Updating Your Estate Plan

Many years ago, you finally fulfilled your long-time resolution and had your Estate Planning completed by signing a Living Trust, a Will, a Power of Attorney, an Advance Health Care Directive, and other related documents.  It was so long ago that you don’t remember the exact choices you made with respect to the plan.  When you look at it, you’re not sure what it says because of the complex “legalese” that lawyers like to use.  How do you know if it needs to be updated?

If it has been several years since you completed your Estate Plan, it is a good idea to have an attorney review it to makes sure that it is up-to-date.  One of the first issues I address when clients bring in existing Estate Plans is whether or not their Trusts are fully funded.  A Trust will only control those assets that are titled to it.  Your Trust can have the most beautiful, detailed language possible but if your assets are not properly titled to your Trust, it’s as if you never did Estate Planning in the first place.

Another key factor in reviewing existing Estate Plans is to make sure that you are still happy with your nominations for Successor Trustees, Power of Attorney Agents, and Advance Health Care Directive Agents.  What seemed like a good nomination years ago might not be a good nomination today.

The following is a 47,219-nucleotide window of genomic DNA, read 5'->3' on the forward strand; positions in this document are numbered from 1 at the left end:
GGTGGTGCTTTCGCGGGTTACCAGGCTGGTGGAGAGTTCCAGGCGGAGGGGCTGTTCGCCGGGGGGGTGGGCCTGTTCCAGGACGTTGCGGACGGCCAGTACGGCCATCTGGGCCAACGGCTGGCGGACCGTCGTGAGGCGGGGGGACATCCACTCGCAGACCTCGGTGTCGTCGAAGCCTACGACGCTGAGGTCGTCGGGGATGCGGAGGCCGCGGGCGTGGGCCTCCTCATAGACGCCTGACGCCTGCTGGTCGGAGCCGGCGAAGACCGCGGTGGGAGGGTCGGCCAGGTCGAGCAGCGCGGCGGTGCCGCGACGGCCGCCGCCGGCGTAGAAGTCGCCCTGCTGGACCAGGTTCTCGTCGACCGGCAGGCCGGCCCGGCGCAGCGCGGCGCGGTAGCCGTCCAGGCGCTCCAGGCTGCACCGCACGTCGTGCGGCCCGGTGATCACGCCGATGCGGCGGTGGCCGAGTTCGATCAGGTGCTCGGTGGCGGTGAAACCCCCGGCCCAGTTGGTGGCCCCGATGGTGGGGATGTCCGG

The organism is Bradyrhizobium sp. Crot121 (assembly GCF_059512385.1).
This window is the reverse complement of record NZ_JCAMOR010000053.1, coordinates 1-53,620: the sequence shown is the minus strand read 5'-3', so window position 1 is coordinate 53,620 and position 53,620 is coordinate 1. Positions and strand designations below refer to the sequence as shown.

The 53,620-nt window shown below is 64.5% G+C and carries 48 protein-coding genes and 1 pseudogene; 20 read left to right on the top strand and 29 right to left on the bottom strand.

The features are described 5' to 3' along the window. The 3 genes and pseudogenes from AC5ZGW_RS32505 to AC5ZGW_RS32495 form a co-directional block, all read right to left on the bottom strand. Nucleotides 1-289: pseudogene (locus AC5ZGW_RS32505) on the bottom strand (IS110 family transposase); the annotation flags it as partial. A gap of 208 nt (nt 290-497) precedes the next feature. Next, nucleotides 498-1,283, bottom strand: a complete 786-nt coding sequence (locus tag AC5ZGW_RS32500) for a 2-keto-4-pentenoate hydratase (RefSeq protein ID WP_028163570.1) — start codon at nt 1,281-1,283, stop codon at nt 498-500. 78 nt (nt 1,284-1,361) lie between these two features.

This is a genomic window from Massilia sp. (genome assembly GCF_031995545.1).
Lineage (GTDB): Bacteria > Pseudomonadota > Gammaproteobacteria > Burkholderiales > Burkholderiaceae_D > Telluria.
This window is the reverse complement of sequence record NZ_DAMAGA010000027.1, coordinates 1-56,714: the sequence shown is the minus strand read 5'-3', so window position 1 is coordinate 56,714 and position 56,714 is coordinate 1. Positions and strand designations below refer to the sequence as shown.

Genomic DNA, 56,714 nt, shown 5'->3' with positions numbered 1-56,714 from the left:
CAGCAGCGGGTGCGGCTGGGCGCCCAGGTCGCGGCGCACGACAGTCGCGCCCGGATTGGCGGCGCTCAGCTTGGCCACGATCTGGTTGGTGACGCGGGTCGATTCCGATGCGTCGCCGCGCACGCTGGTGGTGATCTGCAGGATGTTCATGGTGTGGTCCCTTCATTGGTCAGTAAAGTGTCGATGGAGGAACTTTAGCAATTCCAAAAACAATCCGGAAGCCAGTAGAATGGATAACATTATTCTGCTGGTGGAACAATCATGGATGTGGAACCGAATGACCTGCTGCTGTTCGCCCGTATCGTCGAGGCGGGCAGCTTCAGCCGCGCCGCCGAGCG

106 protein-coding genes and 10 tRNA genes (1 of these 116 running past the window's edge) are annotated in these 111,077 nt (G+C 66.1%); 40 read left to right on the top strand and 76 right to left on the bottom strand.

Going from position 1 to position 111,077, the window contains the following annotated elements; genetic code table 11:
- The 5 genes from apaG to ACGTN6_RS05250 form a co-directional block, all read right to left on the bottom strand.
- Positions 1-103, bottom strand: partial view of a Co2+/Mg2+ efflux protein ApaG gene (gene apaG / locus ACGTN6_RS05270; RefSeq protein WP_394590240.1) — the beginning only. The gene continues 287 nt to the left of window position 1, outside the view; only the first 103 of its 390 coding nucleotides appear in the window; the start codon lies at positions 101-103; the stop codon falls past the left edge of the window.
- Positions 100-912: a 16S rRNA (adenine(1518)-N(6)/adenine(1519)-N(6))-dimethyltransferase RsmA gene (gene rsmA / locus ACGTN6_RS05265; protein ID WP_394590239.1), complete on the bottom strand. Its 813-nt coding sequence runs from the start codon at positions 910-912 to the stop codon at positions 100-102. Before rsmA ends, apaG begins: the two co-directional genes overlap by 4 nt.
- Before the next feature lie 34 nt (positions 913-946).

You also want to think about whether your family circumstances have changed.  Has there been a birth or a death in the family?  Have any of your beneficiaries developed special needs?  Do any of your beneficiaries have creditor problems or are they facing a divorce?  Amended provisions can address these issues.

Tax laws – such as the 2010 Estate Tax and Capital Gains Tax laws – and other laws may have altered since you signed your Estate Plan.

If your changes are relatively small, you can update your Trust by executing an Amendment, a 1-3 page document changing only specific paragraphs.  This is analogous to changing spark plugs in a car.  If more than a few paragraphs need to be changed or if you already have several Amendments, then a “full body restoration” might be in order and you might want to sign a Restatement.  A Restatement amends your Trust in its entirety but keeps the same name and date so that your existing funding doesn’t have to change.